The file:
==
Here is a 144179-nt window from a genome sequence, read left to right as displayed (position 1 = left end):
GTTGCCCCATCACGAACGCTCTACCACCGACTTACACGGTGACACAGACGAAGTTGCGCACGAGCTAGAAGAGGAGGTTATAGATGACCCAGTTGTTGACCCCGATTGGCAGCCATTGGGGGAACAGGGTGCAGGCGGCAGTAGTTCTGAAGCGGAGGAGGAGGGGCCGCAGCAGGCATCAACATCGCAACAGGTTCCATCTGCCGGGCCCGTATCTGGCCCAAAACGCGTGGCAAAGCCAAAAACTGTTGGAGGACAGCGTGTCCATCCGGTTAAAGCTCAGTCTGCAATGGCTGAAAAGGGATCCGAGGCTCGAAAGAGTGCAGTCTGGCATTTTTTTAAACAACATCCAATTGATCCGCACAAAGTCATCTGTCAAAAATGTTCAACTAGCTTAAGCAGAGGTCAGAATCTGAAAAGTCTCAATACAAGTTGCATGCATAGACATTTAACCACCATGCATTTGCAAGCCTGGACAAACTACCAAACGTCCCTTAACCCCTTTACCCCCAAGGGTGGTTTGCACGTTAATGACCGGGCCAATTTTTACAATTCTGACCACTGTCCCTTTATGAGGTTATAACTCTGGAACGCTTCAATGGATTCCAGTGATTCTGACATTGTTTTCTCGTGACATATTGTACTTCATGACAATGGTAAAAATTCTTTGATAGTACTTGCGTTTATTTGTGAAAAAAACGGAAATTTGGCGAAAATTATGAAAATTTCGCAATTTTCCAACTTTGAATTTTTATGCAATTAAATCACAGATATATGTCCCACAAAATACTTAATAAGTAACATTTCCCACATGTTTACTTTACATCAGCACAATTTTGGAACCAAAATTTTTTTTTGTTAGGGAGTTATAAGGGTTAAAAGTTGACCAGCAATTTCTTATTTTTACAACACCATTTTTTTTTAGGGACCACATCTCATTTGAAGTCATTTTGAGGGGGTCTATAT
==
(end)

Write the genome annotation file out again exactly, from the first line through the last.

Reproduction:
Here is a 144179-nt window from a genome sequence, read left to right as displayed (position 1 = left end):
GTTGCCCCATCACGAACGCTCTACCACCGACTTACACGGTGACACAGACGAAGTTGCGCACGAGCTAGAAGAGGAGGTTATAGATGACCCAGTTGTTGACCCCGATTGGCAGCCATTGGGGGAACAGGGTGCAGGCGGCAGTAGTTCTGAAGCGGAGGAGGAGGGGCCGCAGCAGGCATCAACATCGCAACAGGTTCCATCTGCCGGGCCCGTATCTGGCCCAAAACGCGTGGCAAAGCCAAAAACTGTTGGAGGACAGCGTGTCCATCCGGTTAAAGCTCAGTCTGCAATGGCTGAAAAGGGATCCGAGGCTCGAAAGAGTGCAGTCTGGCATTTTTTTAAACAACATCCAATTGATCCGCACAAAGTCATCTGTCAAAAATGTTCAACTAGCTTAAGCAGAGGTCAGAATCTGAAAAGTCTCAATACAAGTTGCATGCATAGACATTTAACCACCATGCATTTGCAAGCCTGGACAAACTACCAAACGTCCCTTAACCCCTTTACCCCCAAGGGTGGTTTGCACGTTAATGACCGGGCCAATTTTTACAATTCTGACCACTGTCCCTTTATGAGGTTATAACTCTGGAACGCTTCAATGGATTCCAGTGATTCTGACATTGTTTTCTCGTGACATATTGTACTTCATGACAATGGTAAAAATTCTTTGATAGTACTTGCGTTTATTTGTGAAAAAAACGGAAATTTGGCGAAAATTATGAAAATTTCGCAATTTTCCAACTTTGAATTTTTATGCAATTAAATCACAGATATATGTCCCACAAAATACTTAATAAGTAACATTTCCCACATGTTTACTTTACATCAGCACAATTTTGGAACCAAAATTTTTTTTTGTTAGGGAGTTATAAGGGTTAAAAGTTGACCAGCAATTTCTTATTTTTACAACACCATTTTTTTTTAGGGACCACATCTCATTTGAAGTCATTTTGAGGGGGTCTATAT